TORONTO — Ontario's Progressive Conservatives won a provincial byelection Thursday in northeast Toronto, but it may have come at a cost.
The Scarborough-Rouge River race won by city councillor Raymond Cho was dominated in the last week by a Tory flip-flop on sex education. A letter distributed under party leader Patrick Brown's name promised that a PC government would "scrap" updates to the sex-ed curriculum.
It would have been a popular promise, Brown acknowledged, saying there was deep opposition to the curriculum in that riding.
But Brown disavowed the letter days later, saying he didn't know about it and actually won't scrap the curriculum despite what he calls a lack of parental consultation.
Ontario Progressive Conservative Leader Patrick Brown delivers a speech in Ottawa, March 5, 2016. (Photo: Fred Chartrand/Canadian Press)
The Liberals seized on the chance to brand Brown a flip-flopper. But they also say questions remain about where the letter originated, whether it really was with the local campaign as Brown has implied.
Doug Ford, the campaign co-manager, said he did not write the letter.
"The hydro rates, the jobs, these pieces of literature, came out of here," he said Thursday night at campaign headquarters.
The Liberals have also questioned why Brown only retracted the sex-ed opposition in English media, when the letter was distributed in other languages spoken widely in the riding.
"Once again Patrick Brown demonstrated his unprincipled leadership by pandering to anti-sex ed activists a week before a byelection concludes, proving once again that he will say anything to anybody if he thinks that it is politically expedient," the Liberals charged.
Brown widely criticized for flip-flop
Editorials from both left- and right-leaning media outlets roundly criticized Brown, saying the incident either shows he can't control his team, he can't pick a lane on a relatively straightforward issue or was just telling voters what they wanted to hear.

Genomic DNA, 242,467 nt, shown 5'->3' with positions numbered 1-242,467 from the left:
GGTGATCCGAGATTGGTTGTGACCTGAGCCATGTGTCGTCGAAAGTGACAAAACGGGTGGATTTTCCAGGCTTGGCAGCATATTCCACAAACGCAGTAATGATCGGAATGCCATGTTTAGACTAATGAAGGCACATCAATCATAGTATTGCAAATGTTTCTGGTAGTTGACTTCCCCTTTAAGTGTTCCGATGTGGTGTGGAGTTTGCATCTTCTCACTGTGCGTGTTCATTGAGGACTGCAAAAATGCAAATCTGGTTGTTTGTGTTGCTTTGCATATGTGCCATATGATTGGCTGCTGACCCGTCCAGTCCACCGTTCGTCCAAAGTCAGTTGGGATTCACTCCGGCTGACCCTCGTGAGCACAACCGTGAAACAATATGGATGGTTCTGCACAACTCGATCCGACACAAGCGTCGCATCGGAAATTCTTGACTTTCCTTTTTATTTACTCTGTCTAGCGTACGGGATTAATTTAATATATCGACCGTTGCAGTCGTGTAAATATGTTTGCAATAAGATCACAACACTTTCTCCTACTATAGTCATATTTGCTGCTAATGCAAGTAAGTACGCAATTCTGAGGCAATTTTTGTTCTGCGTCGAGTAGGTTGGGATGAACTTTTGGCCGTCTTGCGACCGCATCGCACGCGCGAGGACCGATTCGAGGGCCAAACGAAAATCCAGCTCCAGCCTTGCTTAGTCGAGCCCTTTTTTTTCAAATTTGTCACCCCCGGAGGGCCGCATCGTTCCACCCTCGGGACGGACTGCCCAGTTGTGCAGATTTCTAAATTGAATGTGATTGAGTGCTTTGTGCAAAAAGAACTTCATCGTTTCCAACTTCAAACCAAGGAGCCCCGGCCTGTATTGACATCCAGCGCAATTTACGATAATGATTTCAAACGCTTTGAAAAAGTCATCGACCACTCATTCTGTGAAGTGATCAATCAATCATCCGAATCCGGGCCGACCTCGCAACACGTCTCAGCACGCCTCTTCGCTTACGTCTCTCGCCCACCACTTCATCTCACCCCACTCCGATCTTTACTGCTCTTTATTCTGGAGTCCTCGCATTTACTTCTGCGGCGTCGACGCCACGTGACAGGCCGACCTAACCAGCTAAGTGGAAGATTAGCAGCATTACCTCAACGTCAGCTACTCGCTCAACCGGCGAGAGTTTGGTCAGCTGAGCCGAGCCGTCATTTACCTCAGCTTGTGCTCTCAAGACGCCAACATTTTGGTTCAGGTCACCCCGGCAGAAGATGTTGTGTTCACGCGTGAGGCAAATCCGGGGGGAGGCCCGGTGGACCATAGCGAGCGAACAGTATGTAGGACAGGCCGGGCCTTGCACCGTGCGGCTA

The controversy comes at a time when Brown is trying to rebuild a party after successive electoral losses and take it in a new, modern direction and sex-ed opposition did not fit with that message.
The curriculum was updated last year for the first time since 1998, but complaints from some parents ranged from not being consulted enough to the lessons being age inappropriate to anger over mentions of same-sex relationships, gender identities and masturbation.
Opposing the curriculum could hurt Brown provincially, though it would have played well in the riding, said Chris Cochrane, an associate professor of political science at the University of Toronto Scarborough campus.
Liberals held riding since 1999
The Liberals had held the riding since its creation in 1999, but Premier Kathleen Wynne's popularity has been sinking, mid-way through her mandate. Her plan to privatize Hydro One has not been received well and voters are upset about rising hydro bills.
Liberal candidate Piragal Thiru had about 30 per cent of the vote to Cho's 39 per cent with a little more than a third of the polls reporting Thursday night. NDP candidate Neethan Shan trailed with about 27 per cent.
The byelection was triggered by the sudden resignation of Liberal Bas Balkissoon, who had held the riding since 2005.
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